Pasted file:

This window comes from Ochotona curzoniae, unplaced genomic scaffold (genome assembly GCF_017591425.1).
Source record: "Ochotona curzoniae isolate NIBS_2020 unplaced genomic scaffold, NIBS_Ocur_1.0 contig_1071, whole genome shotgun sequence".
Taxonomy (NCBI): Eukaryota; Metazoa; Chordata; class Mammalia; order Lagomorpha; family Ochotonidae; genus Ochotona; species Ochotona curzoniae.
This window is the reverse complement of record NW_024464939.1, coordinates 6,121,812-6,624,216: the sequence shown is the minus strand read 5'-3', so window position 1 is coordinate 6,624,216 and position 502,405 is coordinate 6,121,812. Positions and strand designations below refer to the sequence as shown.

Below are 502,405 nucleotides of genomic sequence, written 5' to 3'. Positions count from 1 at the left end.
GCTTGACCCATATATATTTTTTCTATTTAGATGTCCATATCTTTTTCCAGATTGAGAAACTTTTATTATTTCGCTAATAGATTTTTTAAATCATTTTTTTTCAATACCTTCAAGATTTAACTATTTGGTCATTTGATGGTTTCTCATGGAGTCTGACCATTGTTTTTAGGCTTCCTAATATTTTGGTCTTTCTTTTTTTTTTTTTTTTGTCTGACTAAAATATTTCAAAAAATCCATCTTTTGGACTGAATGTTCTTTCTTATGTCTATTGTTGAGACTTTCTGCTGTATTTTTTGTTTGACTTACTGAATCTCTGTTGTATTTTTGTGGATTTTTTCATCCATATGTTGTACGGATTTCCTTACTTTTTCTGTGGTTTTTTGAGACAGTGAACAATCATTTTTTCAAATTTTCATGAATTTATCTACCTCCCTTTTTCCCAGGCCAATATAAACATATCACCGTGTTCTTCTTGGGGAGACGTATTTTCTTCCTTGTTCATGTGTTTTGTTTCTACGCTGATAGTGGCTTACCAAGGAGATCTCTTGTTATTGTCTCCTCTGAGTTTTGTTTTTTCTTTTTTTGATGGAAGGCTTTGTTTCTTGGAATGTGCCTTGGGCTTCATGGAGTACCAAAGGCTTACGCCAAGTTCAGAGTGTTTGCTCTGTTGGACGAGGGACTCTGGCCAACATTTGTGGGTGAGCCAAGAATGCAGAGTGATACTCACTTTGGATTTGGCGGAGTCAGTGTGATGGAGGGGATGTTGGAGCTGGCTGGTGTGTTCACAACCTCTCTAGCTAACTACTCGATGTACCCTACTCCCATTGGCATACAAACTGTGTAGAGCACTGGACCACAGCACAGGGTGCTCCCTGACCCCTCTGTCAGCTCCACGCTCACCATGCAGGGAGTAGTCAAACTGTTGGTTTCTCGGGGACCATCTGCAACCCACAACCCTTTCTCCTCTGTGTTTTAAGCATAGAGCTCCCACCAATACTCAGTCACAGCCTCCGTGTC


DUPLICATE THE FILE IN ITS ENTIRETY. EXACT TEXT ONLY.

This window comes from Ochotona curzoniae, unplaced genomic scaffold (genome assembly GCF_017591425.1).
Source record: "Ochotona curzoniae isolate NIBS_2020 unplaced genomic scaffold, NIBS_Ocur_1.0 contig_1071, whole genome shotgun sequence".
Taxonomy (NCBI): Eukaryota; Metazoa; Chordata; class Mammalia; order Lagomorpha; family Ochotonidae; genus Ochotona; species Ochotona curzoniae.
This window is the reverse complement of record NW_024464939.1, coordinates 6,121,812-6,624,216: the sequence shown is the minus strand read 5'-3', so window position 1 is coordinate 6,624,216 and position 502,405 is coordinate 6,121,812. Positions and strand designations below refer to the sequence as shown.

Below are 502,405 nucleotides of genomic sequence, written 5' to 3'. Positions count from 1 at the left end.
GCTTGACCCATATATATTTTTTCTATTTAGATGTCCATATCTTTTTCCAGATTGAGAAACTTTTATTATTTCGCTAATAGATTTTTTAAATCATTTTTTTTCAATACCTTCAAGATTTAACTATTTGGTCATTTGATGGTTTCTCATGGAGTCTGACCATTGTTTTTAGGCTTCCTAATATTTTGGTCTTTCTTTTTTTTTTTTTTTTGTCTGACTAAAATATTTCAAAAAATCCATCTTTTGGACTGAATGTTCTTTCTTATGTCTATTGTTGAGACTTTCTGCTGTATTTTTTGTTTGACTTACTGAATCTCTGTTGTATTTTTGTGGATTTTTTCATCCATATGTTGTACGGATTTCCTTACTTTTTCTGTGGTTTTTTGAGACAGTGAACAATCATTTTTTCAAATTTTCATGAATTTATCTACCTCCCTTTTTCCCAGGCCAATATAAACATATCACCGTGTTCTTCTTGGGGAGACGTATTTTCTTCCTTGTTCATGTGTTTTGTTTCTACGCTGATAGTGGCTTACCAAGGAGATCTCTTGTTATTGTCTCCTCTGAGTTTTGTTTTTTCTTTTTTTGATGGAAGGCTTTGTTTCTTGGAATGTGCCTTGGGCTTCATGGAGTACCAAAGGCTTACGCCAAGTTCAGAGTGTTTGCTCTGTTGGACGAGGGACTCTGGCCAACATTTGTGGGTGAGCCAAGAATGCAGAGTGATACTCACTTTGGATTTGGCGGAGTCAGTGTGATGGAGGGGATGTTGGAGCTGGCTGGTGTGTTCACAACCTCTCTAGCTAACTACTCGATGTACCCTACTCCCATTGGCATACAAACTGTGTAGAGCACTGGACCACAGCACAGGGTGCTCCCTGACCCCTCTGTCAGCTCCACGCTCACCATGCAGGGAGTAGTCAAACTGTTGGTTTCTCGGGGACCATCTGCAACCCACAACCCTTTCTCCTCTGTGTTTTAAGCATAGAGCTCCCACCAATACTCAGTCACAGCCTCCGTGTC